I want to be clear though that, even as we've dealt with the situation in Syria, we've continued to focus on my number one priority since the day I took office, making sure we recover from the worst economic crisis of our lifetimes, and rebuilding our economy so it works for everybody who's willing to work hard, so that everybody who is willing to take responsibility for their lives has a chance to get ahead. 

In short: I can walk and chew gum at the same time.  Yes, Syria has been in the news but make no mistake I am focused first and foremost on the economy. (As we noted above, the very fact that Obama went forward with the speech amid the coverage of the Navy Yard shooting shows a symbolic commitment to putting the economy first.) Obama has spent much of his second term -- and a fair amount of his first term -- promising to pivot to the economy and struggling to do so. He wants to make very clear to people listening that he gets that improving the economy is the nation's number one priority.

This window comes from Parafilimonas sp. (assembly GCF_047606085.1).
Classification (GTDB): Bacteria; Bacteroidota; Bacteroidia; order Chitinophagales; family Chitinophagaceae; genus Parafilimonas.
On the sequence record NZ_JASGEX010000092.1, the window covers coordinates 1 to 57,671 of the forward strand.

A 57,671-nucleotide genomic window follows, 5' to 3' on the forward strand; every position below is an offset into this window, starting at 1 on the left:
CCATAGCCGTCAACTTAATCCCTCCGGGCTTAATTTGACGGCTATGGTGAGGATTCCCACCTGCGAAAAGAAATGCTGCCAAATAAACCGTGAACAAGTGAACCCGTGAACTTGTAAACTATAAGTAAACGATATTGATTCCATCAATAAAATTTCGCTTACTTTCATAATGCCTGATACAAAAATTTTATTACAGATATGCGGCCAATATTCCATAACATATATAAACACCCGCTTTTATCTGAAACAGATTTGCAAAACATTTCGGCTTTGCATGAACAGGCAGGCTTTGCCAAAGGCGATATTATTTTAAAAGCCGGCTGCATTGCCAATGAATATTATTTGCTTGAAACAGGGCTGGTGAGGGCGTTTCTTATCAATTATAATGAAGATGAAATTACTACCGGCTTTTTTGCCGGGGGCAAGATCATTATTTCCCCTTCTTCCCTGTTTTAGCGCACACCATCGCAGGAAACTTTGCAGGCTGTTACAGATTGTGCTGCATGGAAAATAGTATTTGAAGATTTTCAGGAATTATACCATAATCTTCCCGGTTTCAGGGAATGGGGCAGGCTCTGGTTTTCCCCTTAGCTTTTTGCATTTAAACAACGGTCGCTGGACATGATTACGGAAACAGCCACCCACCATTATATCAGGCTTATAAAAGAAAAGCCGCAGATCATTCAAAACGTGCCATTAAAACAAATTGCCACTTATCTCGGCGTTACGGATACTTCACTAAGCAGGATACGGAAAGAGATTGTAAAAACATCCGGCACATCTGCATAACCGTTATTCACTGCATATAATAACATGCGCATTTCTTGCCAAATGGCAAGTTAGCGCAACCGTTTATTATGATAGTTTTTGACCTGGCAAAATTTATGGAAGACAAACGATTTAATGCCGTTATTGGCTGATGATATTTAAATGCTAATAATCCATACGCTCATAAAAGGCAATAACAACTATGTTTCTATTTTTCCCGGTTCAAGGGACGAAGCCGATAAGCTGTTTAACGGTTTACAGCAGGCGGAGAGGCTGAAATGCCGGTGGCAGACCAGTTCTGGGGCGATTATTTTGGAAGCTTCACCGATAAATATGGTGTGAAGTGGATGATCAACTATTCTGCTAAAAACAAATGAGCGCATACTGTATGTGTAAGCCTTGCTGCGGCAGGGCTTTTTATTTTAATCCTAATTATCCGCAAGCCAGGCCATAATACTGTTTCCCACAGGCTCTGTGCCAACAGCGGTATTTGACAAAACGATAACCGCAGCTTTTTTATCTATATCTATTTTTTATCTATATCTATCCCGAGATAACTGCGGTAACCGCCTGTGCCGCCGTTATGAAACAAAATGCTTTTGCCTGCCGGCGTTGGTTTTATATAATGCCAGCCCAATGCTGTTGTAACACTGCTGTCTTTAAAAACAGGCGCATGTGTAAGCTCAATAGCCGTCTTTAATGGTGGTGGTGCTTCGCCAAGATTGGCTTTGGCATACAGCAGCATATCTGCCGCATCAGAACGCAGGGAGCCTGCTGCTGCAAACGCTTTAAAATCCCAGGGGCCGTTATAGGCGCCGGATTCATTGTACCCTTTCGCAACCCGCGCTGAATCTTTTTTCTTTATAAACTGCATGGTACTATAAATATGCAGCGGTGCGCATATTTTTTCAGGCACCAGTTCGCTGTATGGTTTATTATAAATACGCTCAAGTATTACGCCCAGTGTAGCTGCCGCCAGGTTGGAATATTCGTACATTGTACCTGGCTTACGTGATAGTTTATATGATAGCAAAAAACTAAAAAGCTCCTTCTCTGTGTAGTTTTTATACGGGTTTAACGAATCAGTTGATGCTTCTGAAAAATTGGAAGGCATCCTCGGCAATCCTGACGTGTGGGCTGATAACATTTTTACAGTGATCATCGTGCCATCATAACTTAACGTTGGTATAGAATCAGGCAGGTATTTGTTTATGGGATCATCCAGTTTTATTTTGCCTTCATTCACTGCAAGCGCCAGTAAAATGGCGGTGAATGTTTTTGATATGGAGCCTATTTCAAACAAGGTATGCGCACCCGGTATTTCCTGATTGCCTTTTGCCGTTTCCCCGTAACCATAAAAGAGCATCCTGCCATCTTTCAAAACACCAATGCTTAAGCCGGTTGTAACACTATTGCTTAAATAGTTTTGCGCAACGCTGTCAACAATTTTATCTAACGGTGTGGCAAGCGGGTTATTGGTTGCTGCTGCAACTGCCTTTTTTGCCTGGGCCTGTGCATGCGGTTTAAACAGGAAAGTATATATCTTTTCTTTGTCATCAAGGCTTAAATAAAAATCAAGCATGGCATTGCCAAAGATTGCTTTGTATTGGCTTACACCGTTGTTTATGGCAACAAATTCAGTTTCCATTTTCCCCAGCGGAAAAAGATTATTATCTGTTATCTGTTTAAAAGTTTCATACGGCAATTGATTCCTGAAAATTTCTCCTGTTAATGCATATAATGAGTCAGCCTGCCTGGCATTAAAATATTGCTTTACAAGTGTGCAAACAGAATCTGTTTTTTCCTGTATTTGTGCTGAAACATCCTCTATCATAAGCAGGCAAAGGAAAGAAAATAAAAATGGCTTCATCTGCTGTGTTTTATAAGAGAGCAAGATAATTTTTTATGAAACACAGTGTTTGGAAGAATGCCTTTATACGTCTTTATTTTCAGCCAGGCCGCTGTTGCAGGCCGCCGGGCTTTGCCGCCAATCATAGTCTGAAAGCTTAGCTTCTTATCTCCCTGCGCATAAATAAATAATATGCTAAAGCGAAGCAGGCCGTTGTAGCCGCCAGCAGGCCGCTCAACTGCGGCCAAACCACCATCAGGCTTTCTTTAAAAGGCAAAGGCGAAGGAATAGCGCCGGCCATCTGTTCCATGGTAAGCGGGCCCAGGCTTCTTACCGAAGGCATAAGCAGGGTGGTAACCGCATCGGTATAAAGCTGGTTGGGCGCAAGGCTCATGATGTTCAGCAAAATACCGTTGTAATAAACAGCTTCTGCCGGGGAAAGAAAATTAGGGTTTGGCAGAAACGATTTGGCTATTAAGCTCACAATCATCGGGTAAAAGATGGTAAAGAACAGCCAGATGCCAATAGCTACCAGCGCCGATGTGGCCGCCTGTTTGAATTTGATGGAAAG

It was five years ago, this week, that the financial crisis rocked Wall Street, and sent an economy already into recession, into a tail spin. And it's hard sometimes to remember everything that happened during those -- those months, but in a matter of a frightening few days and weeks, some of the largest investment banks in the world failed, stock markets plunged, banks stopped lending to families and small businesses, our auto industry -- the heartbeat of American manufacturing -- was flat-lining. 

By the time I took office, the economy was shrinking by an annual rate of more than 8 percent. Our businesses were shedding 800,000 jobs each month. It was a perfect storm that would rob millions of Americans of jobs and homes and savings that they had worked a lifetime to build.